Dextrose
Dextrose is a simple form of glucose, but as WiseGeek explains, many manufacturers believe that fewer consumers have negative associations with dextrose than with glucose. 

Maltose
Maltose -- also called malt sugar -- is a type of sugar made from two bonded glucose molecules. High Maltose Corn Syrup is another common sweetener -- simply the result of processing corn in a different way.



Crystalline Fructose
Crystalline fructose is fructose derived from corn, though it is thought to be about 20 percent sweeter than sugar and 5 percent sweeter than high-fructose corn syrup
Evaporated Cane Juice
Evaporated cane juice is simply a differently processed sugar, according to  It is less processed so it retains trace vitamins and minerals but has the same amount of calories as sugar,

Invert Sugar
Invert sugar -- also known as inverted sugar syrup -- is similar to honey, maple syrup and high fructose corn syrup, in that it is simply sucrose (table sugar) that has been separated into its composite parts: glucose and fructose. It has a longer shelf life than crystal sugar and is sweeter as well. 

Raw Sugar
When sugar is minimally processed and retains some of the molasses that is a natural byproduct of rendering sugar cane into sugar crystals, it is referred to as "raw." That might make it more natural than chemically treated sweeteners, but it doesn't mean it is actually raw or untreated. And as Cathy Nonas, director of obesity and diabetes programs at New York City's North General Hospital told ABC News: "Just because something is natural doesn't mean it's particularly healthy for you."

Malt Syrup
This sweetener is most often made from barley grains, that have been malted -- or transformed into the sugar, maltose.

Cane Crystals
"Cane crystals" is just a synonym for evaporated cane sugar. 

Fructose
Fructose is sugar found in fruit. It is the sweetest component of commercially available sugars and, in high concentrations and high amounts, it's what researchers like Robert Lustig -- a pediatric endocrinologist at University of California, San Francisco and an expert on the metabolic effects of sugar -- believe is responsible for contributing to obesity, diabetes and more.
 Excessive sugar in the diet is not the best idea when it comes to healthy living. Nonetheless, few of us are consuming sugar in recommended moderate amounts and most of us are eating tons of it. In fact, worldwide we are consuming about 500 extra calories a day from sugar. That's just about what you would need to consume if you wanted to gain a pound a week. Most people know that sugar is not good for them, but for some reason, they think the risk of excess sugar consumption is less than that of having too much saturated and trans fat, sodium or calories. Perhaps it's sugar's lack of sodium or fat that make it the "lesser of several evils," or perhaps people are simply of the mind frame that what they don't know won't hurt them. If you really knew what it was doing to your body, though, you might just put it at the top of your "foods to avoid" list. Here are ten things that may surprise you about sugar.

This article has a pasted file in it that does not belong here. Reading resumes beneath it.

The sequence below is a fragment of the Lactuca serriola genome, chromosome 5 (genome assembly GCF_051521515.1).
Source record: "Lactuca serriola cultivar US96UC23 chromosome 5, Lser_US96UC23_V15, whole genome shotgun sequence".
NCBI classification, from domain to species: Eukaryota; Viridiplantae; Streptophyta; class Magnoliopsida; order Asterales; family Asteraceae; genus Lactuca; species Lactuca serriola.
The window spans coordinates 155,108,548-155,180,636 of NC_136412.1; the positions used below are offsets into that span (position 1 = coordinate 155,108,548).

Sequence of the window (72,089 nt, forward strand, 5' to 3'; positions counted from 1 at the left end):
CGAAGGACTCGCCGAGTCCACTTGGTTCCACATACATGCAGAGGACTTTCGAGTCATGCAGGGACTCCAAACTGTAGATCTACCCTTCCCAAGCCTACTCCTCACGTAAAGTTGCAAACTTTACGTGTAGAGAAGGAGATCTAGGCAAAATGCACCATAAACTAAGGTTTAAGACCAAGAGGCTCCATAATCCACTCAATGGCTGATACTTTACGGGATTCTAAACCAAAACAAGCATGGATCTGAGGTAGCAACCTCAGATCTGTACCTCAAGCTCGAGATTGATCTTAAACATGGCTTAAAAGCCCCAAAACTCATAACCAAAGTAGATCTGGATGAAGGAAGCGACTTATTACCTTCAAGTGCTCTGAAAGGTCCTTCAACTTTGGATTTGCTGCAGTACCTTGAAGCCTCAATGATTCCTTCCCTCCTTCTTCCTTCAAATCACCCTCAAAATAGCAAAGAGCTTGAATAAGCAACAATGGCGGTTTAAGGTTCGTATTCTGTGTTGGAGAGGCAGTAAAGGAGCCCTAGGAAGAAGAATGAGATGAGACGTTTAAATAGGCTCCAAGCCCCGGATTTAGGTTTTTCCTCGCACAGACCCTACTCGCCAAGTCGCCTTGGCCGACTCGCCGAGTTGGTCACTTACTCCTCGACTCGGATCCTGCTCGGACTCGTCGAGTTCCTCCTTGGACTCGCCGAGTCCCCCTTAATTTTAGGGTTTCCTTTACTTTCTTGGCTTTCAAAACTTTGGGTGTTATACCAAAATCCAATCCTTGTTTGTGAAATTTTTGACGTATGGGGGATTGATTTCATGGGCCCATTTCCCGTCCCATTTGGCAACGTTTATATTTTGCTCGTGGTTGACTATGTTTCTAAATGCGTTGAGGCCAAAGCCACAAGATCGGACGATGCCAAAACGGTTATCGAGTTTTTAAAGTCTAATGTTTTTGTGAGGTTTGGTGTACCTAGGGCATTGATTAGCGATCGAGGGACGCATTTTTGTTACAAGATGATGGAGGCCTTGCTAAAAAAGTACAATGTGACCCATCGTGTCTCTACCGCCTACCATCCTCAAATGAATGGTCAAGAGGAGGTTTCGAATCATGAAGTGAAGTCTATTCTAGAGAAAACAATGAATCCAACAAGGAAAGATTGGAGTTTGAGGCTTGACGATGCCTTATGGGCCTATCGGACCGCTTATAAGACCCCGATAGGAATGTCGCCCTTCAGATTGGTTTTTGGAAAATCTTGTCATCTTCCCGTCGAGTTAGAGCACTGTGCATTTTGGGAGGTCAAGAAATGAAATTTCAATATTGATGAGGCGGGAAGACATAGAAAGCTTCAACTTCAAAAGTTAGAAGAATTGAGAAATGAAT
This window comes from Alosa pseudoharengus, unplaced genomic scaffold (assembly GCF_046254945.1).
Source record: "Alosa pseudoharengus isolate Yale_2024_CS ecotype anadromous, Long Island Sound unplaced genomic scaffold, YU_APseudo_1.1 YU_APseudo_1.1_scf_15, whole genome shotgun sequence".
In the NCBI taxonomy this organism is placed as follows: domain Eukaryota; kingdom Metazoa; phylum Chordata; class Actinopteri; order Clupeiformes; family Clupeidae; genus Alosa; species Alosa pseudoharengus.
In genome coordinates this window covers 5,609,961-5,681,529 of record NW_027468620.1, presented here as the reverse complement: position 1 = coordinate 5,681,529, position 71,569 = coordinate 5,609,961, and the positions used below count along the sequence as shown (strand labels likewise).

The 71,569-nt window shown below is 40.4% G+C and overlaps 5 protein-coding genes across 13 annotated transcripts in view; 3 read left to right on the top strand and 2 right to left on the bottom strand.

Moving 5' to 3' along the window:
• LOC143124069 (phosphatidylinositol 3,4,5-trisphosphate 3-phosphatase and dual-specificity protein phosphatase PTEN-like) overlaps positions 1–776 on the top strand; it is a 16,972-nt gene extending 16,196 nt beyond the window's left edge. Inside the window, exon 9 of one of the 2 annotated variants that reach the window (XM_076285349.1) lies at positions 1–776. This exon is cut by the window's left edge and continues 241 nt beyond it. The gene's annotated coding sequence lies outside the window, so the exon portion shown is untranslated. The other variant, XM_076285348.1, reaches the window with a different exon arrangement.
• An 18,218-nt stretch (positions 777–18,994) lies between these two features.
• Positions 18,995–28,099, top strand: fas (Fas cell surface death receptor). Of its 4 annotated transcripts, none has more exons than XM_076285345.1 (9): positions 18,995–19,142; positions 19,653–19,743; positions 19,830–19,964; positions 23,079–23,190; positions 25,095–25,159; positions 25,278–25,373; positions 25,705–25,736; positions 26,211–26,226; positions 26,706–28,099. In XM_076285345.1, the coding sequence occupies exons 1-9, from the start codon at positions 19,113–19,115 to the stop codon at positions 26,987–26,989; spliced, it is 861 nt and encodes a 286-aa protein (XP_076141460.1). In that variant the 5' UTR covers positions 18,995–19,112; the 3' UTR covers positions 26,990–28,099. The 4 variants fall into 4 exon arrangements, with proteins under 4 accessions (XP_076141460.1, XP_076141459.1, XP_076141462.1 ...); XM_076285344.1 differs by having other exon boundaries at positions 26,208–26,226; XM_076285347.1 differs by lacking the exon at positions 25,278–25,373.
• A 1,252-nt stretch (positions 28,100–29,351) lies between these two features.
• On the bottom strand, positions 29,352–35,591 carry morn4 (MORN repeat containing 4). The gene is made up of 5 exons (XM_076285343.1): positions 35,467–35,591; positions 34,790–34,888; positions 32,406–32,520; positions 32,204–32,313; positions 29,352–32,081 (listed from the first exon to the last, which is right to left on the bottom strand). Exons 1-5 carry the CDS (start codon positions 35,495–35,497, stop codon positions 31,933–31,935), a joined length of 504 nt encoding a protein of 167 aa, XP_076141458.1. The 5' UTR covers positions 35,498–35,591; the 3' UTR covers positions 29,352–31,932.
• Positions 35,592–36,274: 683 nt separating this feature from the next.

1. Sugar can damage your heart
While it's been widely noted that excess sugar can increase the overall risk for heart disease, a 2013 study in the Journal of the American Heart Association displayed strong evidence that sugar can actually affect the pumping mechanism of your heart and could increase the risk for heart failure. The findings specifically pinpointed a molecule from sugar (as well as from starch) called glucose metabolite glucose 6-phosphate (G6P) that was responsible for the changes in the muscle protein of the heart. These changes could eventually lead to heart failure. Approximately half of the people that are diagnosed with heart failure die within five years.
2. Sugar specifically promotes belly fat
Adolescent obesity rates have tripled in the past 30 years and childhood obesity rates have doubled. Many of us are aware of the data that demonstrates just how literally big our future is looking, but beyond the studies and all the initiatives to curb childhood obesity, one needs only to visit an amusement park, school or mall to truly see what is happening. One factor that seems to inflict obese children is fat accumulation in the trunk area of the body. Why? One cause may be the increase in fructose-laden beverages. A 2010 study in children found that excess fructose intake (but not glucose intake) actually caused visceral fat cells to mature -- setting the stage for a big belly and even bigger future risk for heart disease and diabetes.
3. Sugar is the true silent killer
Move over salt and hypertension, you've got competition. Sugar, as it turns out, is just as much of a silent killer. A 2008 study found that excess fructose consumption was linked to an increase in a condition called leptin resistance. Leptin is a hormone that tells you when you've had enough food. The problem is, we often ignore the signal our brain sends to us. For some people though, leptin simply does not want to work, leaving the person with no signal whatsoever that the body has enough food to function. This in turn can lead to over consumption of food and consequently, obesity. Why the silent killer? Because it all happens without symptoms or warning bells. If you've gained weight in the past year and can't quite figure out why, perhaps you should look at how much fructose you're feeding your body.
4. Sugar may be linked to cancer production and may effect cancer survival
In the world of nutrition, it's hard to talk about sugar without talking about insulin. That's because insulin is sugar's little chaperone to the cells, and when too much of it is consumed, or our insulin does not work (probably because we're eating too much sugar) and the body revolts. One connection that has been well documented in the literature is the link between insulin resistance and cancer . A 2013 study found that sugars in the intestine triggered the formation of a hormone called GIP (controlled by a protein called β-catenin that is completely dependant on sugar levels), that in turn, increases insulin released by the pancreas. Researchers found that β-catenin may in fact affect the cells susceptibility to cancer formation. Further studies have found negative associations between high sugar and starch intake and survival rates in both breast cancer patients and colon cancer patients.